Vision with cataracts

The eye's natural crystalline lens helps us focus on people and things at varying distances. Unfortunately, as we grow older this lens often stiffens and hardens, and without its youthful suppleness it loses its ability to focus, creating vision problems. This condition — for most, a natural consequence of aging — is called presbyopia.

As we age, these changes occurring to the natural crystalline lens can lead to the development of cataracts, or a loss in clarity of the lens. Since the lens is no longer as flexible or as clear as it used to be, the eye can't focus light properly.

What Causes Cataracts?

While cataracts can occur as a result of other eye diseases, they mostly develop naturally with age. In fact, by age 65, many of us will develop a cataract.

There are other, less common causes of cataracts as well, including heredity, birth defects, chronic diseases such as diabetes, excessive use of steroid medications, and certain eye injuries.

Symptoms of Cataracts

At first, symptoms may be undetectable or very slight. However, any noticeable change in vision may be cause for concern, and should be brought to the attention of an eye care professional. Common symptoms of cataracts include:

  • Cloudy or blurred vision
  • Sensitivity to light and glare
  • Frequent prescription changes for glasses or contact lenses
  • Poor night vision
  • Color vision changes and dimming
  • Double vision in a single eye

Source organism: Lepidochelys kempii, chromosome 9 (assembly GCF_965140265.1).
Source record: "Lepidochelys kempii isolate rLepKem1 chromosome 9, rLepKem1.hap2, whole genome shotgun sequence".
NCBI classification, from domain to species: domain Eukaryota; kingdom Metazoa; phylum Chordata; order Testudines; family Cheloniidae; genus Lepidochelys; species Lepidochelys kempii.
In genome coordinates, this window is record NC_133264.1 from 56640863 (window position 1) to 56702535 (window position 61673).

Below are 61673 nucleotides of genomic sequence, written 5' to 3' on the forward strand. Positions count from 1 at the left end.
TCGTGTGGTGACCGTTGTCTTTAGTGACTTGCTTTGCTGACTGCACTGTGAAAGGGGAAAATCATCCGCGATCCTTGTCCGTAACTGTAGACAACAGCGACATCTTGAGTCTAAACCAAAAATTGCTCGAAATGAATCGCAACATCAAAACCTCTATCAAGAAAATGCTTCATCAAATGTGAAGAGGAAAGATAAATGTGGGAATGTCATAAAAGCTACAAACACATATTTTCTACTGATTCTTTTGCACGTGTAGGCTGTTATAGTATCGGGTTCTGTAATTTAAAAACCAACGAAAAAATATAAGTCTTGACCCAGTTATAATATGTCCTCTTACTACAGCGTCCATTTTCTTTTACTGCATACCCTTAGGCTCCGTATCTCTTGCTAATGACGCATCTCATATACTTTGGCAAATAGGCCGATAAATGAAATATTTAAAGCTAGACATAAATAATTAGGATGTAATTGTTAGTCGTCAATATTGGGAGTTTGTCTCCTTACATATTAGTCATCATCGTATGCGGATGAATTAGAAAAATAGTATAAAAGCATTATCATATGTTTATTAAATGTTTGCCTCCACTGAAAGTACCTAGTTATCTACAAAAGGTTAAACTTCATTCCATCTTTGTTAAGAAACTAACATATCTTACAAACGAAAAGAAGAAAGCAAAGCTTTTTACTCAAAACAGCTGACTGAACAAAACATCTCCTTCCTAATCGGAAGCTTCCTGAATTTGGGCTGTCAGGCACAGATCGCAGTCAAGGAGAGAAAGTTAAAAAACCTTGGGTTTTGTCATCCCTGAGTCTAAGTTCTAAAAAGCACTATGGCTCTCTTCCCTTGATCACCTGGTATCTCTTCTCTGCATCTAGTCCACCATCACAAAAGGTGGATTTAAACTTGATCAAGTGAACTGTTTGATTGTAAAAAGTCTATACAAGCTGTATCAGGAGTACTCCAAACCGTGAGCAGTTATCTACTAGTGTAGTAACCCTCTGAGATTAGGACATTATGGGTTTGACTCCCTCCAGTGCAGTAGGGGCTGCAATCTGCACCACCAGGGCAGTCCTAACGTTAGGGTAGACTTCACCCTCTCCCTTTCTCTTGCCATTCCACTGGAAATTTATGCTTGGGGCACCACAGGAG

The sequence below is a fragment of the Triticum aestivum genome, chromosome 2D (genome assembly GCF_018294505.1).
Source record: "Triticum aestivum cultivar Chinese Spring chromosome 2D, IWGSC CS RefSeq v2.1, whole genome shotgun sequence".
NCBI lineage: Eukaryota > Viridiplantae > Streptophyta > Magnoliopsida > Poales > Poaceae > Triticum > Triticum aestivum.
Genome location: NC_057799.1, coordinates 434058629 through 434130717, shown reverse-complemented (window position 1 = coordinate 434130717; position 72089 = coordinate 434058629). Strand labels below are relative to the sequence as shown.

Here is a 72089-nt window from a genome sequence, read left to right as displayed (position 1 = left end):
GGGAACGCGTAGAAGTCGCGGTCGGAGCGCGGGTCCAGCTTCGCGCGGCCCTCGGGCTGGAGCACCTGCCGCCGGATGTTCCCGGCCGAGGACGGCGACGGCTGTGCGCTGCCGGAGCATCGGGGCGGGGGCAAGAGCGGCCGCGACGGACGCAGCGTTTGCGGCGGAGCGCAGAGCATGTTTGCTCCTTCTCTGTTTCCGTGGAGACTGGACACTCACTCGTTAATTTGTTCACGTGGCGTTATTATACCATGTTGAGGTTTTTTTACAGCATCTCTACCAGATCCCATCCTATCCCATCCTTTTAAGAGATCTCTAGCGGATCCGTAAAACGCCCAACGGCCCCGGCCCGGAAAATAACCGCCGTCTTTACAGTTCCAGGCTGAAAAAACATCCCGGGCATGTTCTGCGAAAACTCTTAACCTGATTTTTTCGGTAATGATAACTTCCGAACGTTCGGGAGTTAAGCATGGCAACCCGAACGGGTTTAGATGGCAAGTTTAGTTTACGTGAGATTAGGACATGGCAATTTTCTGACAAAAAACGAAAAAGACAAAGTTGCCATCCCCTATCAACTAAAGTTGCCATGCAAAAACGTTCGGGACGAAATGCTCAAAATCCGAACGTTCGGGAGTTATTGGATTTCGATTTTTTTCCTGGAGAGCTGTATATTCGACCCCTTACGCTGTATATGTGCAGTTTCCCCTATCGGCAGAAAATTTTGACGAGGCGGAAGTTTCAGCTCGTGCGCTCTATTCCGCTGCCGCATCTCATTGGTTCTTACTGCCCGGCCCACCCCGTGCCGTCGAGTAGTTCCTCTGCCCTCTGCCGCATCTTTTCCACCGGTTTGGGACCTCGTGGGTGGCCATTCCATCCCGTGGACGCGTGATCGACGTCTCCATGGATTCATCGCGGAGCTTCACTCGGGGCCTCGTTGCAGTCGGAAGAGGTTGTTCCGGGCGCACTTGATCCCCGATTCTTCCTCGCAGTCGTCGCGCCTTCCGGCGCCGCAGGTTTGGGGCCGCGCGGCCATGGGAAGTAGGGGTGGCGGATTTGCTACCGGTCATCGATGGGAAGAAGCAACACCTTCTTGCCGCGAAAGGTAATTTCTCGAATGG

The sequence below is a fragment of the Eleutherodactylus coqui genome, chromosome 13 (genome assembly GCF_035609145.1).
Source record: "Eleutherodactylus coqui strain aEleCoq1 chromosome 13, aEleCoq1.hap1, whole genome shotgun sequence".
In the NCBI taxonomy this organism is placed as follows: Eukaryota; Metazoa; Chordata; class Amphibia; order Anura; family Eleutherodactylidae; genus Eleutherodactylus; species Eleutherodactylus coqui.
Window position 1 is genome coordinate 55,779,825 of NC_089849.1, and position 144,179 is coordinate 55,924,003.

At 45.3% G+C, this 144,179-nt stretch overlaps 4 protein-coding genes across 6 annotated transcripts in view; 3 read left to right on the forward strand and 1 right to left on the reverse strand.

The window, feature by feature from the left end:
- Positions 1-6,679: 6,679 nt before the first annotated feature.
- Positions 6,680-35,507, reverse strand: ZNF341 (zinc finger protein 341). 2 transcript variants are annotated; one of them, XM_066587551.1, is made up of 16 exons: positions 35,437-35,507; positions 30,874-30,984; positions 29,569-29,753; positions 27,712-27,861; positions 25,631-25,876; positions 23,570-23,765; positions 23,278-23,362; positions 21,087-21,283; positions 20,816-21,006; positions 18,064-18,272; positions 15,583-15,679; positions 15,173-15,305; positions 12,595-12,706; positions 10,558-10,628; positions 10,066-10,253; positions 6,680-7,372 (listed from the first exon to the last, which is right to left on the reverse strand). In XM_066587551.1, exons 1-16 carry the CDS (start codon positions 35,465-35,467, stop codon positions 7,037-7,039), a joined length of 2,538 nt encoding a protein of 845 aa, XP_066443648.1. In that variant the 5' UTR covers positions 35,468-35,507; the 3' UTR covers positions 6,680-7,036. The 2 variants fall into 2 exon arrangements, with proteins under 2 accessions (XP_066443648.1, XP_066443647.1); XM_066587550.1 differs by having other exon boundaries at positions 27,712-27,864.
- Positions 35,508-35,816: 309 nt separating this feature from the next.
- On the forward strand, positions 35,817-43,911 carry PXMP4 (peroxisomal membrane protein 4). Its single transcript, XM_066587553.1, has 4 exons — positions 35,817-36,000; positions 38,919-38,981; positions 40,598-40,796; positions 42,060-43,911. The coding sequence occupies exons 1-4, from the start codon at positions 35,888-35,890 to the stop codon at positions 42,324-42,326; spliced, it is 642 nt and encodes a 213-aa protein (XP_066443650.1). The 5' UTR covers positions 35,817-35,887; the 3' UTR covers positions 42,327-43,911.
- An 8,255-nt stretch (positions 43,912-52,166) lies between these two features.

Treatment for Cataracts

While there is no way to prevent cataracts, there are things you can do to slow their formation. Modifiable factors that increase the risk of cataract include smoking, high blood pressure, obesity, and excessive alcohol intake. You may also slow the formation of cataracts by protecting your eyes from direct sunlight.

In the beginning stages of cataracts, vision may be slightly improved using forms of visual correction. However, in the later stages, surgery may be required. Fortunately, surgery has proven to be extremely successful in the removal of cataracts. During cataract surgery, your physician will replace your natural lens with an IOL.

Intraocular lenses (IOLs)

There are several choices of IOLs that can be used in cataract surgery. Each one can correct cataracts, but some IOLs can also correct other vision problems, such as astigmatism (a condition in which objects both near and far become blurred or distorted) and/or presbyopia (a condition that usually occurs after age 40 which causes blurry vision at near distances).

For cataract correction only: A standard monofocal IOL can be used. The lens is placed in a fixed position in the eye (it doesn't move) that is designed to deliver improved vision at one distance (usually far). See enVista Intraocular lens (IOL) page for more information about our standard monofocal product.

For cataracts and astigmatism: A premium toric IOL can be used, which, in addition to correcting cataracts, is designed to correct astigmatism. Please see the enVista Toric IOL page for more information on our toric IOL product for cataracts and astigmatism.

For cataracts, astigmatism and presbyopia: A premium toric IOL can be used, which, in addition to correcting cataracts, is designed to correct astigmatism and presbyopia. Please see the TRULIGN Toric IOL page for more information about our toric IOL product for cataracts, astigmatism and presbyopia.

For cataracts and presbyopia: An accommodating IOL can be used. It is designed to "flex" or "accommodate" using the eye’s natural muscles to focus on subjects at various distances, delivering a range of vision at near as well as far distances. Please see the Crystalens AO Lens page for more information about our accommodating IOL product.

If you or someone you know is considering cataract surgery, it is important to talk to your doctor about the risks and benefits of cataract surgery and which IOL may be right for you.

Photo courtesy of National Eye Institute, National Institutes of Health.

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